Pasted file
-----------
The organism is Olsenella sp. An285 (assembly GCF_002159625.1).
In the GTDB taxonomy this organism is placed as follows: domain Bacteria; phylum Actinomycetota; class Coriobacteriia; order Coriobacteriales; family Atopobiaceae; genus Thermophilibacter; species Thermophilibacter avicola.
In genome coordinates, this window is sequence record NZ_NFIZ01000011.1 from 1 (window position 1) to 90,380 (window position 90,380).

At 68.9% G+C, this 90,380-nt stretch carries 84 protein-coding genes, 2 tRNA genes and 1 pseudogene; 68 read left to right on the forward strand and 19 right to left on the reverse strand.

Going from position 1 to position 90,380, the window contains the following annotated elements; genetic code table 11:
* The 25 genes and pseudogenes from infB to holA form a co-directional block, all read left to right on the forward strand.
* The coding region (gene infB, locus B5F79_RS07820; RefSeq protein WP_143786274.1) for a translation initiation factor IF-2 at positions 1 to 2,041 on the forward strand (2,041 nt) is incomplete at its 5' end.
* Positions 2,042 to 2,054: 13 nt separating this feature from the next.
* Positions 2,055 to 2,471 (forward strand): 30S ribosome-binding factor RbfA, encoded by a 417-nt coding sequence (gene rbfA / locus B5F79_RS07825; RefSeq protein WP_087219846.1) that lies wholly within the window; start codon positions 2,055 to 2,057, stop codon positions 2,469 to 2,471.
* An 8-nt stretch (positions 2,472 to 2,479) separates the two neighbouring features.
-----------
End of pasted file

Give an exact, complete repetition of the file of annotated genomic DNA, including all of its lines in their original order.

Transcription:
The organism is Olsenella sp. An285 (assembly GCF_002159625.1).
In the GTDB taxonomy this organism is placed as follows: domain Bacteria; phylum Actinomycetota; class Coriobacteriia; order Coriobacteriales; family Atopobiaceae; genus Thermophilibacter; species Thermophilibacter avicola.
In genome coordinates, this window is sequence record NZ_NFIZ01000011.1 from 1 (window position 1) to 90,380 (window position 90,380).

At 68.9% G+C, this 90,380-nt stretch carries 84 protein-coding genes, 2 tRNA genes and 1 pseudogene; 68 read left to right on the forward strand and 19 right to left on the reverse strand.

Going from position 1 to position 90,380, the window contains the following annotated elements; genetic code table 11:
* The 25 genes and pseudogenes from infB to holA form a co-directional block, all read left to right on the forward strand.
* The coding region (gene infB, locus B5F79_RS07820; RefSeq protein WP_143786274.1) for a translation initiation factor IF-2 at positions 1 to 2,041 on the forward strand (2,041 nt) is incomplete at its 5' end.
* Positions 2,042 to 2,054: 13 nt separating this feature from the next.
* Positions 2,055 to 2,471 (forward strand): 30S ribosome-binding factor RbfA, encoded by a 417-nt coding sequence (gene rbfA / locus B5F79_RS07825; RefSeq protein WP_087219846.1) that lies wholly within the window; start codon positions 2,055 to 2,057, stop codon positions 2,469 to 2,471.
* An 8-nt stretch (positions 2,472 to 2,479) separates the two neighbouring features.